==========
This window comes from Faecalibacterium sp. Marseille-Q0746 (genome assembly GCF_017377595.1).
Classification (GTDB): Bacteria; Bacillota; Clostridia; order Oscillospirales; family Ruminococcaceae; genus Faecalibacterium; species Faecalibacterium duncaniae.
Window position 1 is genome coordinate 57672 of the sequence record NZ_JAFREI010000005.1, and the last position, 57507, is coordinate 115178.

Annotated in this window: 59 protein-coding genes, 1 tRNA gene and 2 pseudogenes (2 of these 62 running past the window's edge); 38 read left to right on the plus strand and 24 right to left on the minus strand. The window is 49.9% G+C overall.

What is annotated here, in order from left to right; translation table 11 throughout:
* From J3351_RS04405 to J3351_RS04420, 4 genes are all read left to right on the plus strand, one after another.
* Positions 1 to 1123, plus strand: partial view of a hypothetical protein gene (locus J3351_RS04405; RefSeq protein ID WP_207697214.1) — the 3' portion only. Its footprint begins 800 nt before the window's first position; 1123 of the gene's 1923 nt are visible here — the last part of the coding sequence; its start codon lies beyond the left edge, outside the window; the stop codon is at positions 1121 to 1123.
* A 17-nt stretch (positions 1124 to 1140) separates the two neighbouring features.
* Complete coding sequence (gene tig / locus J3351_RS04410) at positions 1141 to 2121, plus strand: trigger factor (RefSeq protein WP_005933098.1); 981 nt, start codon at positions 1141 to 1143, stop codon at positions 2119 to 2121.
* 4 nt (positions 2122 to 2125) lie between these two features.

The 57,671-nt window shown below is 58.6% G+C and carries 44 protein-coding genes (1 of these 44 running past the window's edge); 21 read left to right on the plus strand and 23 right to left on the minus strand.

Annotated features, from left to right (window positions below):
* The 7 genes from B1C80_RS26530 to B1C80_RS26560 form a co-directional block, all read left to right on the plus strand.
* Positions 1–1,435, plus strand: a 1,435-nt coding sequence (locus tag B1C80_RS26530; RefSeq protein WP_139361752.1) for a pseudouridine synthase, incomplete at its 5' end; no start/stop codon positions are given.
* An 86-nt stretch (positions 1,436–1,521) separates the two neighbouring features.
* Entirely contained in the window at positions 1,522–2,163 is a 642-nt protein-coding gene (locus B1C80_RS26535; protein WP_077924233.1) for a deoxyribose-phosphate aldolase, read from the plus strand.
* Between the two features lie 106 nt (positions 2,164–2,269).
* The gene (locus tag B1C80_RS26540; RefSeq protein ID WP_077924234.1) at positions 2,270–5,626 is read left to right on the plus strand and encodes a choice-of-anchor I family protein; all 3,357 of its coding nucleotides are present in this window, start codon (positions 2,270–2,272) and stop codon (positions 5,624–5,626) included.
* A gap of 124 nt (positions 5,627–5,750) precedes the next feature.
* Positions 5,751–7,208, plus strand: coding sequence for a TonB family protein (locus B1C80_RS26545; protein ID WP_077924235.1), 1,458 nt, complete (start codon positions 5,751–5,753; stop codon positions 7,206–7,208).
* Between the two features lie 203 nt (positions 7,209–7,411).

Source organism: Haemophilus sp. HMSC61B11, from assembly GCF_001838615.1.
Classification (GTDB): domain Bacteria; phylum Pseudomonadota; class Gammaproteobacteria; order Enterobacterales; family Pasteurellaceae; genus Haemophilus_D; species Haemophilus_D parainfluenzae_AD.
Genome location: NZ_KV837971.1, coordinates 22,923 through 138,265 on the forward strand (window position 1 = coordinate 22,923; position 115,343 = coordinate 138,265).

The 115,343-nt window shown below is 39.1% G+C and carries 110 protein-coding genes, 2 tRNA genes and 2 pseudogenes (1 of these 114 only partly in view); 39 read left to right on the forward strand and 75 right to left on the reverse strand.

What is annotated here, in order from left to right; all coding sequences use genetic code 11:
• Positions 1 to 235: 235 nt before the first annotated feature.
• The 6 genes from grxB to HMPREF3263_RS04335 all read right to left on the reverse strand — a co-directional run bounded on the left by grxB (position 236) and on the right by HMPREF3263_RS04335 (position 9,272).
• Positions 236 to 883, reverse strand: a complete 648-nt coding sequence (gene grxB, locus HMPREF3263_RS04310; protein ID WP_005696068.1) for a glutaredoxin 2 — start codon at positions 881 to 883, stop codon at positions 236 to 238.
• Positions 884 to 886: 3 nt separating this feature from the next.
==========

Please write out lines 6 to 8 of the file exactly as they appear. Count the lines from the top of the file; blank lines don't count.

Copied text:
* From J3351_RS04405 to J3351_RS04420, 4 genes are all read left to right on the plus strand, one after another.
* Positions 1 to 1123, plus strand: partial view of a hypothetical protein gene (locus J3351_RS04405; RefSeq protein ID WP_207697214.1) — the 3' portion only. Its footprint begins 800 nt before the window's first position; 1123 of the gene's 1923 nt are visible here — the last part of the coding sequence; its start codon lies beyond the left edge, outside the window; the stop codon is at positions 1121 to 1123.
* A 17-nt stretch (positions 1124 to 1140) separates the two neighbouring features.